religion wars

More Humans are Weird

Because this hash tag is SO FUN and thought-provoking. 

GENDER: 
No one can keep up with humans and gender. There are no easy signs to tell who is what, not clothing, not body morphology, not how they paint themselves or their grooming or vestigal hair. The humans themselves argue about how many genders there are. Eventually they quit trying and refer to all humans as ‘they’. Most humans are fine with that, even compliment them on their support (?) and progressive views (??). A few humans are offended, but are shouted down by their other humans. The other beings of the galaxy officially give up. 

SEX: 
Some humans want to have sex all the time. Others barely can stand to be touched at all, even casually. Some will have sex with their own gender, which does not produce offspring and is confusing to many. Some will have sex only with certain people, some will have sex with anyone. SOME will have sex with other species, occasionally challenging their own safety and everyone else’s. None of this is considered strange. Anyone saying it is strange is again shouted down and shamed into silence. The other beings of the galaxy officially give up. 

CATS: 
Humans adopt small predators as pets and kiss their “widdle faces” and giggle over their clawed toes (???) and fuss and are thrilled when the predators sleep with them (isn’t that UNSAFE? IT IS FULL OF POINTY BITS) and often sport scratches and bite marks inflicted when the animal was ‘playing’. 
“When were these ‘cats’ domesticated?”
“Oh, we never really domesticated them. We just let them move into the house with us. Aren’t they CUUUUUTE? Come here, baby.” -kissy noises-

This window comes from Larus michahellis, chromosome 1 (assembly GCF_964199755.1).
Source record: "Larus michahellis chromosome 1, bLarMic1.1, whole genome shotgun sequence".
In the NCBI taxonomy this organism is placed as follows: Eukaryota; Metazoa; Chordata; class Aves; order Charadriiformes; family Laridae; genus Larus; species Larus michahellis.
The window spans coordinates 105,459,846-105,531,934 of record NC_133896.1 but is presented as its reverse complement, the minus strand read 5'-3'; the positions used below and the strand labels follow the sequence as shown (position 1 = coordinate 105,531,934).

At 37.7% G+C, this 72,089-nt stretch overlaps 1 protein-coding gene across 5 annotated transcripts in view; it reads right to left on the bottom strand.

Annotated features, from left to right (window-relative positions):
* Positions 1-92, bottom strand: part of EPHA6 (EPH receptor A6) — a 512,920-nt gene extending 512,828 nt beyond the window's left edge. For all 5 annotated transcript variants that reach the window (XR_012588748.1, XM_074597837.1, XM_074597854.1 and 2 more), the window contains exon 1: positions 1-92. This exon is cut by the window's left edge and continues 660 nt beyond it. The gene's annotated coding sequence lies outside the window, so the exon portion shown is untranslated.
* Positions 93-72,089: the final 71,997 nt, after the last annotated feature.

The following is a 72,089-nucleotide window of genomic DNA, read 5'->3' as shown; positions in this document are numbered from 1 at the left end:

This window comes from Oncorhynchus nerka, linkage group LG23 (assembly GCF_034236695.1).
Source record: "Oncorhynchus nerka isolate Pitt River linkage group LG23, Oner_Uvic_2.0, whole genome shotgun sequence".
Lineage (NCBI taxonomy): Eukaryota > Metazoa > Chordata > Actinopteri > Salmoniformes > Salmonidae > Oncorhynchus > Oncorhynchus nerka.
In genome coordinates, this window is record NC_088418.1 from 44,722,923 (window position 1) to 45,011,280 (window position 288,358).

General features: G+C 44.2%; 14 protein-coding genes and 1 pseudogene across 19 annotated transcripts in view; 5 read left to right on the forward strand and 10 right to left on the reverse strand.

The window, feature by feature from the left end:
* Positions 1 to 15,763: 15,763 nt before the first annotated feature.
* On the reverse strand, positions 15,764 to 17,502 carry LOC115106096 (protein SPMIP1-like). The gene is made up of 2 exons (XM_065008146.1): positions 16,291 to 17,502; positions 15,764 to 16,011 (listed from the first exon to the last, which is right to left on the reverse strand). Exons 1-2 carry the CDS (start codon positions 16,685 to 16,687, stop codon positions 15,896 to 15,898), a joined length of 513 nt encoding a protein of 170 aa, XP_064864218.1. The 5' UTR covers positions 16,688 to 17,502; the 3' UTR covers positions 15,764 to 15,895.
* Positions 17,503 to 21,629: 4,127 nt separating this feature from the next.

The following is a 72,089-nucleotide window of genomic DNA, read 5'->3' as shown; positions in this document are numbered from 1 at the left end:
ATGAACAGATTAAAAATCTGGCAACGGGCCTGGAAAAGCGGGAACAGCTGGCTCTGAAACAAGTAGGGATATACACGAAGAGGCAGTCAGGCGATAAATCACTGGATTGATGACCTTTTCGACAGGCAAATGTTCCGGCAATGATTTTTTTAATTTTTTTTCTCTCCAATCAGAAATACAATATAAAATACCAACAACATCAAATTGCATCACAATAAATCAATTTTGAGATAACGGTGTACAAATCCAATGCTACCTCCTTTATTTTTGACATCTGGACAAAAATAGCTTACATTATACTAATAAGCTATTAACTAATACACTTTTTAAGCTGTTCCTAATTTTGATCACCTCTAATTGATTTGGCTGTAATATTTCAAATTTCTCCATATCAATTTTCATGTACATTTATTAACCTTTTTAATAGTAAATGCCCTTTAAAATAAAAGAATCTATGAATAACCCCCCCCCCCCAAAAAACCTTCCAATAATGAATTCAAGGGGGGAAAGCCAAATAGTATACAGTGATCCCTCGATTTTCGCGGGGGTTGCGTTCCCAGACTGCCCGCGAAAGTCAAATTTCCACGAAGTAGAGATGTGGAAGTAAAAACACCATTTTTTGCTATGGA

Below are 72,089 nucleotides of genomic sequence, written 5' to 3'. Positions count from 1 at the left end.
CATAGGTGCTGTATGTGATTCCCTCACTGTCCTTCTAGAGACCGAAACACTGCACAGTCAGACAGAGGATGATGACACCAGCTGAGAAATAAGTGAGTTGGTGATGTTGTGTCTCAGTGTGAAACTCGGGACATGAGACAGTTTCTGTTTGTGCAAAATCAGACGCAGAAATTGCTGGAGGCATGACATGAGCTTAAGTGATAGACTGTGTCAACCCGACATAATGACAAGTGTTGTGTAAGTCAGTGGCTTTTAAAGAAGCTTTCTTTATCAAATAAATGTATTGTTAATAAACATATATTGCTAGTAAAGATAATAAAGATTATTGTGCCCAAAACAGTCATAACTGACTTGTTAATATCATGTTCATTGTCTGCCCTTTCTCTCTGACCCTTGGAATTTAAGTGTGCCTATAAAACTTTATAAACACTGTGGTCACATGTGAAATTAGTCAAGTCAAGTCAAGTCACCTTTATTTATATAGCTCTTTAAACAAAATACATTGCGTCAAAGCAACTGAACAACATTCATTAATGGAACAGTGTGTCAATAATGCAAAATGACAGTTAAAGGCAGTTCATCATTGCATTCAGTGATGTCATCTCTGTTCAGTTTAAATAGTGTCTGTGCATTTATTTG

The other beings of the galaxy again give up. 

RELIGION: 
Wars fought. Millions - probably billions, through history - killed. Crew members huffy with each other. Various holidays celebrated, none of which make sense, some of them celebrating events that are physically impossible and could not have happened. All for something that can’t be proved. 
The other beings of the galaxy would think this was all an elaborate prank if it wasn’t for the body count. 

GERMS: 
Humans get INFECTED and act as if it is a personal affront, and cuss about it. They confine themselves to quarters so they don’t infect the rest of the crew - very kind, in that respect - and otherwise wrap themselves in bedding and bitch about it for three days while doing their work by remote - “It’s fine, just a cold.” followed by horrifying noises they call ‘coughing’ and ‘sneezing’ -  and HOW. HOW DO THEY EVEN. 
The other beings of the galaxy, for whom infection is always life-threatening, boggle from a safe distance. With respirators on. 

ALPHA PREDATOR…? 
They come from a death planet, these naked apes with no armor, no fangs, no speed. They have the ability to conquer the galaxy, if they only agreed with each other long enough that it was their goal. Instead they poke their noses into other death worlds, ‘exploring’, they call it, adopting horrifying creatures and making friends with other predatory beings, brewing poisonous beverages from whatever they can scrounge, which they then drink for fun. The rest of the galaxy is relieved. If humans had an attention span, they would truly be in trouble. 

No one wants to know what a ‘shark’ is. Humans seem to be afraid of them, and if it frightens the humans, the rest of the galaxy is, to a being, terrified. 

We come upon a curious fact. The pre-colonial history of African societies – and I refer to both Euro-Christian and Arab-Islamic colonization – indicates very clearly that African societies never at any time of their existence went to war with another over the issue of their religion. That is, at no time did the black race attempt to subjugate or forcibly convert others with any holier-than-thou evangelizing zeal. Economic and political motives, yes. But not religion.
—  Wole Soyinka, Nigerian playwrite and poet, at his Nobel Prize acceptance speech (December 1986).
Double standards

Double standards are funny. People are going to talk only about ISIS terrorism (using it as an excuse to badmouth/chasing away Muslims); but I do hope that you know that other religions have extremist people or groups too!
Take KKK (CHRISTIANITY), or Muslim genocide in Myanmar by BUDDHIST MONKS, or again, Palestinians (Muslims) genocide by Israelis (JEWISH).